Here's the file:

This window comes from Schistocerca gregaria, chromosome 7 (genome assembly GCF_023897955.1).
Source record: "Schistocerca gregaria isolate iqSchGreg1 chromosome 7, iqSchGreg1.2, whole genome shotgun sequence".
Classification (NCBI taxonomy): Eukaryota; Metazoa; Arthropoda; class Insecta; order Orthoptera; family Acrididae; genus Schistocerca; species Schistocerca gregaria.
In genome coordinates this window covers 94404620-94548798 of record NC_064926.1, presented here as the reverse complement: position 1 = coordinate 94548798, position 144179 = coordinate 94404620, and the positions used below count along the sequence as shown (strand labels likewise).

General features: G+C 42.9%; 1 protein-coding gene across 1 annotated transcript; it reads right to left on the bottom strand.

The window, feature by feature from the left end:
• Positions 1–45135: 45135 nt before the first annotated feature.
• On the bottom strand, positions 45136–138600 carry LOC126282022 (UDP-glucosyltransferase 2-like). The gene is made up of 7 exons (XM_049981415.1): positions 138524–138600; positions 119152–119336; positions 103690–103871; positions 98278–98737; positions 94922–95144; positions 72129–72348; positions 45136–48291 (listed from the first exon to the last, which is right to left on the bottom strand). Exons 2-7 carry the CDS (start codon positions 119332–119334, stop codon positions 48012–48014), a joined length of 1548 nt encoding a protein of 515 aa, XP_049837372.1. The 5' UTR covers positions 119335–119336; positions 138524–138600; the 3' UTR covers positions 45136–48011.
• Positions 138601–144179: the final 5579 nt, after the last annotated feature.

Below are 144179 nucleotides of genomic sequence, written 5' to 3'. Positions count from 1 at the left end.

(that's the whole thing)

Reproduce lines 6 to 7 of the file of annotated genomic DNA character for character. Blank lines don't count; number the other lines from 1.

The window, feature by feature from the left end:
• Positions 1–45135: 45135 nt before the first annotated feature.